Still Crazy After All These Years

Maybe it’s my wounded professional pride, but I came to the Sunday programme’s segment on conspiracy theory magazines with the thought that “This will be a bit rubbish.” I mean, really, they had to go to Australia for an expert? I’m right here in Ponsonby/Grey Lynn.

So, with that egotistical bit out of the way, “Sunday,” this last Sunday, featured a segment on Jonathan Eisen and “Uncensored” magazine (the internet for people who can’t afford dial-up), as well as the chap who runs “Nexus” over in Australia. You can watch it here.

The thesis, as put forward by the publishers of “Uncensored” and “Nexus,” is that the so-called Mainstream Media (MSM) only appeases vested interests and doesn’t fulfil the remit of informing the general populace. This wasn’t questioned by Ian Sinclair, the reporter for the piece, which was strange because he works for the MSM and thus… Well, it’s not really clear what the piece was about. It wasn’t about debunking the claims that magazines like “Uncensored” put forward, because whilst there was some very casual debunking ((For example, Clare Swinney asserted that some fairly innocuous cloud cover were actually chemtrails. Sinclair showed said chemtrails to a scientist, who said they were perfectly normal cloud cover, which then caused Jon Eisen to say that the scientist must be a minion for the “Man.” Hardly award-winning journalism.)) most of the piece seemed designed to allow the publishers of “Uncensored” and “Nexus” to say ‘You aren’t getting the whole truth from the media,’ as if a) most people don’t already know that and b) the publishers of “Uncensored” and “Nexus” would give you such truths.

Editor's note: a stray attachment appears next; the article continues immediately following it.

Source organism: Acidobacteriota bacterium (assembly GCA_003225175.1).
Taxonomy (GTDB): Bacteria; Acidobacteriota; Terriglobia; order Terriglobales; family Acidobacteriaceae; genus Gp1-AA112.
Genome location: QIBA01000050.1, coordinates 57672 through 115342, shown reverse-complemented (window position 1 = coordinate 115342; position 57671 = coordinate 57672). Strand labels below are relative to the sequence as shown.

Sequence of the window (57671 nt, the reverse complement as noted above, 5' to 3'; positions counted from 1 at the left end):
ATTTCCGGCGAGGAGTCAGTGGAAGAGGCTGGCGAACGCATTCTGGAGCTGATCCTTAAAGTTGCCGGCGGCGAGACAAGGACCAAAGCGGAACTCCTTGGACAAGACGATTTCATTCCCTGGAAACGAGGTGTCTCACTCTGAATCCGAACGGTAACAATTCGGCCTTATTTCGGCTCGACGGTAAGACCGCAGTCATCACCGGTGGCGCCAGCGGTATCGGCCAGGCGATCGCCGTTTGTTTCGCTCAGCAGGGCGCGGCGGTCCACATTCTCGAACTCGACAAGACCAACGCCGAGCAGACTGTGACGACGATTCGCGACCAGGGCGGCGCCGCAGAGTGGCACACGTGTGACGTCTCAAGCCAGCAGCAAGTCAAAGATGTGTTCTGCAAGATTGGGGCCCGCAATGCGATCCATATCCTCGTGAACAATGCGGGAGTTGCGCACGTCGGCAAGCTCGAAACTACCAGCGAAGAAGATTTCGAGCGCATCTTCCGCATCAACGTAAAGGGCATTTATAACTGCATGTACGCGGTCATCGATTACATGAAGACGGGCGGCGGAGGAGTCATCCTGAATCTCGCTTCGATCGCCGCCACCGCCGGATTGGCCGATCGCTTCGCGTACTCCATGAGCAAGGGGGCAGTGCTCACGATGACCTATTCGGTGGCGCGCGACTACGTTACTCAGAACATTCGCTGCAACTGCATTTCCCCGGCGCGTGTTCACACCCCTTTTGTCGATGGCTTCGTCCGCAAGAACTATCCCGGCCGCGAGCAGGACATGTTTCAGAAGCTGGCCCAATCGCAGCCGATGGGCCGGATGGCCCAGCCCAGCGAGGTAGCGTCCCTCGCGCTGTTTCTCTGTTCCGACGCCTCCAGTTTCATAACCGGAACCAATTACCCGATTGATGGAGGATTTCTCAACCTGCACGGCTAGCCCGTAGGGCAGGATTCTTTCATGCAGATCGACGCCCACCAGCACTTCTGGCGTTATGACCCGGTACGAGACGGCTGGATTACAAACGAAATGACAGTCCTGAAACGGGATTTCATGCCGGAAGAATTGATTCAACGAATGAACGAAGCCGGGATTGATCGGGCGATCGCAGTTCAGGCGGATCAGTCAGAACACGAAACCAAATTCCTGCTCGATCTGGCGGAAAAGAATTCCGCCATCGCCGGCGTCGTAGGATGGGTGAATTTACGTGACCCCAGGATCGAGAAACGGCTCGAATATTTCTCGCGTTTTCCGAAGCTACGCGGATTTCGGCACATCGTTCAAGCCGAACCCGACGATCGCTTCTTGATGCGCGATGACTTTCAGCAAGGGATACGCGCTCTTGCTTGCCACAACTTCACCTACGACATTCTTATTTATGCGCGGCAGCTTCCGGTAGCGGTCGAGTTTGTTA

All fairly predictable.

I really can’t think of anything particularly interesting to say about the piece, really. The segment had nothing new to say; it didn’t exactly paint Eisen as a crackpot or as a serious journalist but rather as… a man who prints a magazine. I’m curious as to what “Sunday’s” mostly middle-class audience thought of the piece. I could understand if they had brought Ian Wishart into the discussion, because Wishart, in “Investigate,” talks to the concerns of the white middle-classes but this?

Consider me bemused. And obviously not doing any work of substance if I can spend an entire morning trying to write this post.